Keeping businesses on the go post-Brexit

Keeping businesses on the go post-Brexit

Keeping businesses on the go post-Brexit

For many businesses, securing a reliable and competitive energy deal is essential. Ultimately, it will allow you to keep productivity high and overheads low, so your business can operate as effectively and profitably as possible.

Companies are facing extreme pressure on securing energy supplies as uncertainty clouds the post-Brexit climate. What will happen if the UK loses its place within Europe’s Internal Energy Market (IEM)?

The UK has become increasingly reliant on energy imports from other countries in recent years, such as Norway, France, The Netherlands and Ireland, as well as other European partners. This could have major implications if we can’t secure a harmonised energy trade deal — with UK businesses (and homeowners) facing potential power shortages matched with increased energy costs.

The promise of a ‘green Brexit’ may be fading, as environmental consequences look set to be gloomy. By leaving the EU, the UK would effectively no longer be legally bound to meet EU climate change targets. This means current measures to build a greener, more efficient energy landscape could in turn slow, or stall. Flogas are leading suppliers in LGP (liquified petroleum gas), and this can be a more cost-effective, cleaner energy resource for. Small scale businesses could benefit from an LGP gas tank, to phase out using more harmful, finite alternatives such as oil.   

We have spoken to Flogas, on preparing a plan of action to secure future energy deals as the Brexit conclusion looms, and looking at how the UK’s current energy infrastructure could be affected.

What is the IEM (Internal Energy Market)?

Founded in 1996, the IEM was set up to enable energy trading between EU states. It enables European countries to trade energy quickly, cheaply and easily – allowing them to respond to peaks and troughs in demand and supply. Effectively, countries in need of more energy can access it, whilst those producing more energy than they need can trade it in a common marketplace.

Other duties of the IEM include setting and implementing norms and standards to guarantee the protection of the environment and the public’s safety and determining taxes and pricing policies.

How does the IEM help businesses?

The ultimate goal of the IEM is to protect the rights of customers – whether that’s individuals or businesses – and tackle energy poverty by guaranteeing the availability of affordable gas and electricity.  One way it does this, is by developing pan-European supply networks that transport energy between countries. It’s also responsible for defining the roles and responsibilities of the key players in the energy market, and acts as a regulator to ensure the security of our energy supply.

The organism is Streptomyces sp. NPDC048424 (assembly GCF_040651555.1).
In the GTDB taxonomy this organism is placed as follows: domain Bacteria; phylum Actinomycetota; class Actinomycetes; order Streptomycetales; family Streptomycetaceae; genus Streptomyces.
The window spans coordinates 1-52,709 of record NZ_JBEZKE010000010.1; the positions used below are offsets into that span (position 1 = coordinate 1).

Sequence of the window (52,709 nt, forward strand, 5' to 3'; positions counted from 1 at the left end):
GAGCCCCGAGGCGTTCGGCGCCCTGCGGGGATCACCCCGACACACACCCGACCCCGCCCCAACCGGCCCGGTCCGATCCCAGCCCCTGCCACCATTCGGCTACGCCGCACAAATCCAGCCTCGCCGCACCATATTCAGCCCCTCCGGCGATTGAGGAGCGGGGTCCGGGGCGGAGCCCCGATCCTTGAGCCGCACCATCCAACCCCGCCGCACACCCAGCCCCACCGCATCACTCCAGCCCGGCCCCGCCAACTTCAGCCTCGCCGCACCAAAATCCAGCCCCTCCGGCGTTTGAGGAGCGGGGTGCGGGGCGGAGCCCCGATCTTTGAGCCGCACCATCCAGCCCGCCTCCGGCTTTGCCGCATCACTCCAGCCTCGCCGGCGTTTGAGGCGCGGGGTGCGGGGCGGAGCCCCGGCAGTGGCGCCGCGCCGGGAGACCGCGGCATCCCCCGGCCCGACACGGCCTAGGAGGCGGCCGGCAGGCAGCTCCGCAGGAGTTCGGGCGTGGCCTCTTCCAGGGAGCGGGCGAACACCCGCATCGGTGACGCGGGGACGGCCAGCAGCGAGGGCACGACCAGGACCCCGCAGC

What will Brexit mean for my business?

After Brexit, keeping the lights and heating on in businesses across the country could become costly and difficult. Why? It’s all to do with interconnectors, which enable a cheap and easy flow of energy across borders. Interconnectors form a big part of the UK’s energy mix, and without access to them, the country could experience shortfalls, pushing energy prices up at the same time.

Without the IEM, will businesses’ change their eco obligations?

The EU member states have worked tirelessly over the past decade to move towards having cleaner energy supplies. However, reports suggest that once the UK exits the single energy market, UK businesses will cease to be subject to the same EU rules, regulations and targets surrounding renewables and energy efficiency. Whilst the UK government is adamant it will continue its unwavering commitment to tackle climate change, Brexit has the potential to delay or suspend current energy efficiency measures, pulling us further away from meeting 2030 carbon reduction targets.

Can my business prepare ahead of time?

Should the UK run in to any difficulties regarding energy supplies after March 2019, the UK may not be able to rely on help from other EU member states. With this in mind, experts expect the UK to become more vulnerable to power shortages – whether that’s due to extreme weather events, or generation outages in the pipelines or electrical interconnectors.

With these considerations, the UK should start securing new energy contracts sooner rather than later as Brexit negotiations draw to a final close. The silver lining is that you can keep the switching process straightforward by moving to a dedicated business energy supplier who will manage everything (including contacting the existing supplier) on your behalf.

Sources: Whitehouseconsulting.co.uk, Eciu.net, Unearthed.greenpeace.org, Smarterbusiness.co.uk, Ukpower.co.uk

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